It’s possible that these dystopian works fall flat only in comparison to the best stories in Pinsker’s anthology, which feel entirely self-contained, existing in their own perfect bubble. “Remember This For Me,” “A Better Way of Saying,” and “Where Oaken Hearts Do Gather” are excellent examples of fully fledged narratives that captivate readers from start to finish and demand nothing more. “Where Oaken Hearts Do Gather,” especially stood out due to its clever premise, chilling prose, and deft unveiling of the narrative — it’s no surprise that this story was awarded both a Hugo and a Nebula Award, two of the highest honors in fantasy and science fiction writing.

Pinsker is truly a jack of all trades, even dabbling in historical fiction with “I Frequently Hear Music in the Very Heart of Noise” and “A Better Way of Saying,” which are both set in New York around early- to mid-20th century. These two stories were both utterly dazzling — the former an abstract and beautifully written meditation on music and nostalgia, and the latter a brilliantly constructed tale about a man with the power to speak words into reality. The two stories also featured some recurring characters — the only two in the entire anthology to do so — which is a satisfying Easter egg for sharp-eyed readers. One can hope that Pinsker might consider exploring the world she built in a longer form, perhaps someday even in a novel.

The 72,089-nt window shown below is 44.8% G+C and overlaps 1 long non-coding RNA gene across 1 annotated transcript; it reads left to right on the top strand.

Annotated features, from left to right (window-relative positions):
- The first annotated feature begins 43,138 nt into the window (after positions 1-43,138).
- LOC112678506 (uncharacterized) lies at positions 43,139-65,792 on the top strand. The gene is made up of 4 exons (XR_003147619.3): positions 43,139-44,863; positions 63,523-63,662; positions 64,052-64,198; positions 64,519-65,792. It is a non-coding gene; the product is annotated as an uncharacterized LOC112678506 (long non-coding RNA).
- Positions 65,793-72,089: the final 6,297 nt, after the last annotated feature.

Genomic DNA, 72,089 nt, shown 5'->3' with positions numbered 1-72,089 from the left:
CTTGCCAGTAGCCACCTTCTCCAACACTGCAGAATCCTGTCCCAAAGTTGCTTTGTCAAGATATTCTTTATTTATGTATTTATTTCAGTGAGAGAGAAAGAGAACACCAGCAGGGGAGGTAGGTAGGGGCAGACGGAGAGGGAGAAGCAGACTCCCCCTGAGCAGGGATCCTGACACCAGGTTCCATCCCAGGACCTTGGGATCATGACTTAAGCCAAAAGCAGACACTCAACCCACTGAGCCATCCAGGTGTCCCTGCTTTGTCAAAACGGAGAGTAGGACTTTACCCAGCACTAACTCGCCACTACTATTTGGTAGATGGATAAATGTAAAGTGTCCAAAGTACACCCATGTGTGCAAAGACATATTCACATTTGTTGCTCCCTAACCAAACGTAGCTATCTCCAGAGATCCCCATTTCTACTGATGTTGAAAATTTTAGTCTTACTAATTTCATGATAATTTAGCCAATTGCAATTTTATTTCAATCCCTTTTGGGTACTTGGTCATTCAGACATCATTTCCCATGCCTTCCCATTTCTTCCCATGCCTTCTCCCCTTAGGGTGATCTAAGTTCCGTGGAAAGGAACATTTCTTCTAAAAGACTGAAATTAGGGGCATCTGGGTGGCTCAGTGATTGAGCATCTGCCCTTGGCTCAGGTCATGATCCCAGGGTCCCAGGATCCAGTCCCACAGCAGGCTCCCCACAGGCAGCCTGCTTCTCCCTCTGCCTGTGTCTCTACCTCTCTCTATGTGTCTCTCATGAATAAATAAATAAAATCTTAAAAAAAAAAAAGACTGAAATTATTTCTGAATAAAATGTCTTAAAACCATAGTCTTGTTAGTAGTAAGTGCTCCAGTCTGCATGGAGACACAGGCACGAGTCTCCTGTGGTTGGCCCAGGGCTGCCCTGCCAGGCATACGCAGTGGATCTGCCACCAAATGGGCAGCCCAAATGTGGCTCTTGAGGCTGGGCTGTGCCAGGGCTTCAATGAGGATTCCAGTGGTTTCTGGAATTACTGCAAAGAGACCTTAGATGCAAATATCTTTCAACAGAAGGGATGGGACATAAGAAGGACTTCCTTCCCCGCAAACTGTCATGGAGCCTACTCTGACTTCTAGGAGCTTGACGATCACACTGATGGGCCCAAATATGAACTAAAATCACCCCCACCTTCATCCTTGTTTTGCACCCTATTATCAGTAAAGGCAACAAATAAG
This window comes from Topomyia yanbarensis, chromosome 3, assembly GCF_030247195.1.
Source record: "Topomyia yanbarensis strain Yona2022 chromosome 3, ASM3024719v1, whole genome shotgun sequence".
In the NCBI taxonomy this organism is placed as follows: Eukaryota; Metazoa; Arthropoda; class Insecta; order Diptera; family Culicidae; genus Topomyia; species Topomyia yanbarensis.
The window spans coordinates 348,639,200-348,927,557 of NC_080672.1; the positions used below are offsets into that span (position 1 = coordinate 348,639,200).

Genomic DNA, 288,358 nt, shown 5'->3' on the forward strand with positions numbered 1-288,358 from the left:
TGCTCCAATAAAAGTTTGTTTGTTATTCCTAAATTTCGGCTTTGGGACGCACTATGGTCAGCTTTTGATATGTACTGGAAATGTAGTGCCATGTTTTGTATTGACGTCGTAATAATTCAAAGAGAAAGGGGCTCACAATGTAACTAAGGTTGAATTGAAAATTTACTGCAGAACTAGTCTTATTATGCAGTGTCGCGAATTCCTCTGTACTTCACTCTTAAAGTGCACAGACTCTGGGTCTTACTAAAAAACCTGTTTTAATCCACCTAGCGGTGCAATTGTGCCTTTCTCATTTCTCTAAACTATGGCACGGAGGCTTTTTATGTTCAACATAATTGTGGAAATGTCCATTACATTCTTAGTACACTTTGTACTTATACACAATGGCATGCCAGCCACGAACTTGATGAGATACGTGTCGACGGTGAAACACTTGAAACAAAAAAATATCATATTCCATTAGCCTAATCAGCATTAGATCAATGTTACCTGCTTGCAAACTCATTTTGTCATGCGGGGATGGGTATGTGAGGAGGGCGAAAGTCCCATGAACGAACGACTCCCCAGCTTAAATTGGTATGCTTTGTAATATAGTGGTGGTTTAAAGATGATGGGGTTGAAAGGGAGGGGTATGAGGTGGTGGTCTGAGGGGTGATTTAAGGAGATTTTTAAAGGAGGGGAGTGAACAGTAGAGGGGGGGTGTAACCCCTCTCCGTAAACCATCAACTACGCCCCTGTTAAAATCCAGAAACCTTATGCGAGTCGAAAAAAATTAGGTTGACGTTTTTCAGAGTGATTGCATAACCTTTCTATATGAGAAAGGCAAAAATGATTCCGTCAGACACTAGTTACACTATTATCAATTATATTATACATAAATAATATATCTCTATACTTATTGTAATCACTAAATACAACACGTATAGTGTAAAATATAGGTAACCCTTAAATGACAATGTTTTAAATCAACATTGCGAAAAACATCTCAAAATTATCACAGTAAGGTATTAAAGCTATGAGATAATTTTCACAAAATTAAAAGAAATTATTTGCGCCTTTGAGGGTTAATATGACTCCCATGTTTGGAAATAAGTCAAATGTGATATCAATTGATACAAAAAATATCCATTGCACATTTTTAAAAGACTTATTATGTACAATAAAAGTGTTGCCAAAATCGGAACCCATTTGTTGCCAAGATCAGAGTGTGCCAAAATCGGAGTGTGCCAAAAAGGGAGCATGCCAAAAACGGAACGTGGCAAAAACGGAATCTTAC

Besides this sense of beauty and longing, many of Pinsker’s best stories have another element in common — nature. Many of her short stories involve their characters becoming one — sometimes figuratively but often literally — with the natural world around them, whether that be the trees in “Science Facts!”, a pond in “Left the Century to Sit Unmoved,” or a grassy hill in “Two Truths and a Lie.” “The Mountains His Crown,” while about destroying nature rather than returning to it, nevertheless echoes sentiments of environmentalism and respecting the land we occupy.

Aside from the potent forces of nature governing many of her stories, Pinsker also explores a multitude of abstract ideas: the individual’s power and sense of self within and against the collective, the power of art and music to echo through history and live on in memory, and the dissonance of reality and imagination and the fascinating ways they intertwine.

In “Lost Places,” Pinsker expertly moves through dystopian landscapes, fantasy worlds, and gritty realism to craft a collection that explores the depths of the human experience. With stories that will resonate with readers long after the book has been put down, Pinsker explores the lost places that one cannot help but linger in across space, time, and memory.

—Staff writer Arielle C. Frommer can be reached at